Ruthie is right to worry about Rupert Murdoch's prospective takeover of the Wall Street Journal. Mr Murdoch's networks have shown a rather cavalier regard for the truth in the past. Perhaps most damaging as Ruthie notes is the Murdoch network's coverage of China which has been distorted definitely by the tycoon's media interests. The UK Times has run interviews with the Chinese President in which human rights were not mentioned. Murdoch's companies in the UK have sacked journalists like Jonathan Fenby who are critical of the current Chinese government, ceased publishing biographies by senior British Political figures like Chris Patten because of their critiques of the Chinese government and in America removed stories about Chinese diplomats enjoying the company of strippers. Mr Murdoch's further participation in the media is not to be welcomed- increasingly this propriator seems less concerned by reporting the facts than by reporting what his commercial interests would lead him to notice.
July 18, 2007
July 17, 2007
Virginia Berridge, the Director of the Centre for History in Public Health at the London School of Hygiene and Tropical Medicine in the University of London, has written a very interesting article about the history of medical and governmental attitudes to smoking in the UK. She has produced some very interesting useful facts about medicine and the state in the UK- but they are worth rethinking because in my view she hasn't placed them in the most appropriate analytical framework. The problem is that the history of public health is in reality the history of two things- coercion and information- those things are related and their histories are interesting.
In the 1950s and before coercion was widely used- people were coerced into vaccination to remove the great diseases of the era- but government's worried about extending that coercion into other parts of people's lives- particularly into smoking. In the 1940s pensioners were even given smoking coupons along with their pensions in order to purchase ciggarettes or cigars. All this of course has changed- government still coerces people rightly to take vaccines- but it also coerces people to stop smoking in public places.
One of the key distinctions that is implicit in Berridge's analysis but not drawn out by her- is that government since the 1960s and public health bodies like the Royal College of Physicians have become deeply involved within discussions about lifestyle. Doctors are now much more frequently heard on television and radio telling people how to live. In the 1950s the Head of the Royal College of Physicians informed a doctor who wanted to publicise anti-smoking information that so long as doctors in general knew then the College had met its objectives- by the late 1950s and into the 1960s and right up until today Doctors have changed their attitude- no longer a mystical caste disseminating magical vaccines, they now give advice on what to eat, what to smoke or to drink.
And of course they have been opposed- nobody has much interest in opposing vaccination- but many people have an interest in opposing doctors telling you it is unhealthy to take a cigar and smoke it. So doctors have become involved in a public debate- ceaselessly tackling corporate executives and representatives- in the way mocked by the film Thank you for Smoking- Doctors have become participants in a public debate about public health to a much greater extent than they were in the past and their craft has been demystified. Ultimately those two things must be good- fewer people now in the UK will die through smoking because fewer smoke.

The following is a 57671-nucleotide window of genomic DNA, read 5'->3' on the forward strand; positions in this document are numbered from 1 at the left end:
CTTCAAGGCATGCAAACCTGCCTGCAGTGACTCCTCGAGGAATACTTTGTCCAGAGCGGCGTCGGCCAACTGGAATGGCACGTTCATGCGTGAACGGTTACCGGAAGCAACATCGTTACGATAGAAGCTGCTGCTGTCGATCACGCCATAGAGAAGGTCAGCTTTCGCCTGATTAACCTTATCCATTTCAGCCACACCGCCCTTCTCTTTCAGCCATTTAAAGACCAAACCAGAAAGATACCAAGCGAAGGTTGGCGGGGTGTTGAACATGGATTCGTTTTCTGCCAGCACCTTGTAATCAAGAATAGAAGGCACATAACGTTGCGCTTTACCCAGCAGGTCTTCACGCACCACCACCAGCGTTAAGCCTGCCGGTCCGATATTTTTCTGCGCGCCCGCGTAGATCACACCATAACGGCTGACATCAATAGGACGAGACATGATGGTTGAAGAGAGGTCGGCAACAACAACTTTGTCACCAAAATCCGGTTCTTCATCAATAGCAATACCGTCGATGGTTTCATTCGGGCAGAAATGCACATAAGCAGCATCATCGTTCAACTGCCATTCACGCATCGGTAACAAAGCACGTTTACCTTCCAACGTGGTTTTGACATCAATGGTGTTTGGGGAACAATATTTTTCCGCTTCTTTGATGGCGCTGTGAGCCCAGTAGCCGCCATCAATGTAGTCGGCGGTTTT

The change in attitude has extended the role of government- now with a knowledge for example about the health consequences of passive smoking, a ban on smoking in public places has been adopted in the UK and other things will no doubt follow. In a way laws to make sure that the public health utility of private acts have always been carried out- but with more information lifestyles as well as vaccines have become subject to the force of law. Medicine has become a science instead of magic and the consequence is greater understanding and hence a greater role for the law within people's lifestyles- and drug prohibitions and smoking bans are a consequence of that move.
Recently Commonplace, a very good populist history journal from the US, profiled Benjamin Franklin's house where Franklin lived in Britain from 1757 to 1775 as agent of the Pennsylvania Assembly. The house, pictured above is the only abode of Franklin's still extant, it has survived largely by accident- because the building of Charing Cross station in the 19th Century and the German bombers in the 1940s barely missed the house- but what it does as well is attest to the long historical links between different parts of the world.
Franklin came from far away- eventually he was appointed ambassador to France for the Revolutionary authorities as well- but originally he was from Philadelphia. We might presume that such long journeys were unusual in the past- and they were- but we should not underestimate the degree to which the roots of much of what we know in the world is the result of immigration. The Dulwich Picture Gallery for instance lodged in the leafy suburbs of south London originally derived from collectors commissioned by the King of Poland to find pieces of art in 1790, when Poland was partitioned, the collection ended up in South London becoming the basis for the gallery.
Franklin's role in London for 19 years and his links to radical Whigs like Richard Price who campaigned for Parliamentary reform, as well as the links between the revolutionaries and British radicals like Tom Paine, reminds us that the American Revolution was an atlantic event as much as a continental one. The Revolutionaries' intellectual links abroad, to Locke, Harrington and Cato have often been chronicled- and are worth acknowledging but the experience of Franklin in London reminds us of something else that many Americans had emotional ties back to the UK when they revolted- Franklin had to flee Britain in the end but maintained contact with families in England who had aided and supported his scientific and political activities.